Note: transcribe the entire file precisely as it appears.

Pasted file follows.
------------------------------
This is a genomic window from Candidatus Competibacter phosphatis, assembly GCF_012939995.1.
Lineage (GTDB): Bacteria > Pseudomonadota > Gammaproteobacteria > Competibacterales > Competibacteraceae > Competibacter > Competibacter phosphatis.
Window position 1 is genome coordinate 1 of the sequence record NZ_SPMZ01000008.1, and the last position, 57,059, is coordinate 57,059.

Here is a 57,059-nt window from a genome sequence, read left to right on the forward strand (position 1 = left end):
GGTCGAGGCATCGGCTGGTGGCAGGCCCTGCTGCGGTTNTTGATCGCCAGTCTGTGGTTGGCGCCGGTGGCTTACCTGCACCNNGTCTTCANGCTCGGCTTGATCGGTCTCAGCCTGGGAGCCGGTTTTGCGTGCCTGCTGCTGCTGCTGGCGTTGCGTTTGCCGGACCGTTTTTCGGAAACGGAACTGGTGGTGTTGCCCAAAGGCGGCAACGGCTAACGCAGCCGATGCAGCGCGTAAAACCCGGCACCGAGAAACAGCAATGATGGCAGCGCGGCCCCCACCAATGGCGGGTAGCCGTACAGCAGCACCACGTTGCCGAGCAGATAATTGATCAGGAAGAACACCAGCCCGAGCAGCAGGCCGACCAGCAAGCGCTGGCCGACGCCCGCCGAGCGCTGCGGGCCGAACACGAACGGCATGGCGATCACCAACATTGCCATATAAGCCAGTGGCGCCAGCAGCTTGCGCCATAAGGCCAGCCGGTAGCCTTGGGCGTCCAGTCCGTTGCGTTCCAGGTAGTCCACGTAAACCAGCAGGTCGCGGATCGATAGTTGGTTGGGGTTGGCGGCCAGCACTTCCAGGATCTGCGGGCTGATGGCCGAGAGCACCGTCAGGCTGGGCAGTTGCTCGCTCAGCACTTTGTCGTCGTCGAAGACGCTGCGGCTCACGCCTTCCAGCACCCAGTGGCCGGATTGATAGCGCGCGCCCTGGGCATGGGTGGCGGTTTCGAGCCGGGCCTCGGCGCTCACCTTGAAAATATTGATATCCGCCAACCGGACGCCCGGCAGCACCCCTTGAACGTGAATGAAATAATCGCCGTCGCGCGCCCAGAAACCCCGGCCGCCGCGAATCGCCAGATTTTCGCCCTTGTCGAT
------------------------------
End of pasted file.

This is a genomic window from Candidatus Competibacter phosphatis, assembly GCF_012939995.1.
Lineage (GTDB): Bacteria > Pseudomonadota > Gammaproteobacteria > Competibacterales > Competibacteraceae > Competibacter > Competibacter phosphatis.
Window position 1 is genome coordinate 1 of the sequence record NZ_SPMZ01000008.1, and the last position, 57,059, is coordinate 57,059.

Here is a 57,059-nt window from a genome sequence, read left to right on the forward strand (position 1 = left end):
GGTCGAGGCATCGGCTGGTGGCAGGCCCTGCTGCGGTTNTTGATCGCCAGTCTGTGGTTGGCGCCGGTGGCTTACCTGCACCNNGTCTTCANGCTCGGCTTGATCGGTCTCAGCCTGGGAGCCGGTTTTGCGTGCCTGCTGCTGCTGCTGGCGTTGCGTTTGCCGGACCGTTTTTCGGAAACGGAACTGGTGGTGTTGCCCAAAGGCGGCAACGGCTAACGCAGCCGATGCAGCGCGTAAAACCCGGCACCGAGAAACAGCAATGATGGCAGCGCGGCCCCCACCAATGGCGGGTAGCCGTACAGCAGCACCACGTTGCCGAGCAGATAATTGATCAGGAAGAACACCAGCCCGAGCAGCAGGCCGACCAGCAAGCGCTGGCCGACGCCCGCCGAGCGCTGCGGGCCGAACACGAACGGCATGGCGATCACCAACATTGCCATATAAGCCAGTGGCGCCAGCAGCTTGCGCCATAAGGCCAGCCGGTAGCCTTGGGCGTCCAGTCCGTTGCGTTCCAGGTAGTCCACGTAAACCAGCAGGTCGCGGATCGATAGTTGGTTGGGGTTGGCGGCCAGCACTTCCAGGATCTGCGGGCTGATGGCCGAGAGCACCGTCAGGCTGGGCAGTTGCTCGCTCAGCACTTTGTCGTCGTCGAAGACGCTGCGGCTCACGCCTTCCAGCACCCAGTGGCCGGATTGATAGCGCGCGCCCTGGGCATGGGTGGCGGTTTCGAGCCGGGCCTCGGCGCTCACCTTGAAAATATTGATATCCGCCAACCGGACGCCCGGCAGCACCCCTTGAACGTGAATGAAATAATCGCCGTCGCGCGCCCAGAAACCCCGGCCGCCGCGAATCGCCAGATTTTCGCCCTTGTCGAT